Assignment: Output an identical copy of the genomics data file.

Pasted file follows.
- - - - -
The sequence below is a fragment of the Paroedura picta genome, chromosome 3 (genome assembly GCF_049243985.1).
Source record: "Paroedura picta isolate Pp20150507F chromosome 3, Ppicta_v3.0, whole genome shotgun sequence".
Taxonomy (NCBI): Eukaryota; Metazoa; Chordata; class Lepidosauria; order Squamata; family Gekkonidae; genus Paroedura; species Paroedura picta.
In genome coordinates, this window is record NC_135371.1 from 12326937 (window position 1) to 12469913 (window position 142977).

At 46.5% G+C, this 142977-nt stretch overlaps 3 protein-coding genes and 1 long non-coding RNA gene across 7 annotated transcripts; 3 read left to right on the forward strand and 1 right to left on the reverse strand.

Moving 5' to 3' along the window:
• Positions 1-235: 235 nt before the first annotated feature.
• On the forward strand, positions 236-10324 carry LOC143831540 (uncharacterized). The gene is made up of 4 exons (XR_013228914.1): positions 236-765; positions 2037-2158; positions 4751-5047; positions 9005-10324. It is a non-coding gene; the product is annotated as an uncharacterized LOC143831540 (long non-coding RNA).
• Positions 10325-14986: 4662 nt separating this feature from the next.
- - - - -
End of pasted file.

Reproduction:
The sequence below is a fragment of the Paroedura picta genome, chromosome 3 (genome assembly GCF_049243985.1).
Source record: "Paroedura picta isolate Pp20150507F chromosome 3, Ppicta_v3.0, whole genome shotgun sequence".
Taxonomy (NCBI): Eukaryota; Metazoa; Chordata; class Lepidosauria; order Squamata; family Gekkonidae; genus Paroedura; species Paroedura picta.
In genome coordinates, this window is record NC_135371.1 from 12326937 (window position 1) to 12469913 (window position 142977).

At 46.5% G+C, this 142977-nt stretch overlaps 3 protein-coding genes and 1 long non-coding RNA gene across 7 annotated transcripts; 3 read left to right on the forward strand and 1 right to left on the reverse strand.

Moving 5' to 3' along the window:
• Positions 1-235: 235 nt before the first annotated feature.
• On the forward strand, positions 236-10324 carry LOC143831540 (uncharacterized). The gene is made up of 4 exons (XR_013228914.1): positions 236-765; positions 2037-2158; positions 4751-5047; positions 9005-10324. It is a non-coding gene; the product is annotated as an uncharacterized LOC143831540 (long non-coding RNA).
• Positions 10325-14986: 4662 nt separating this feature from the next.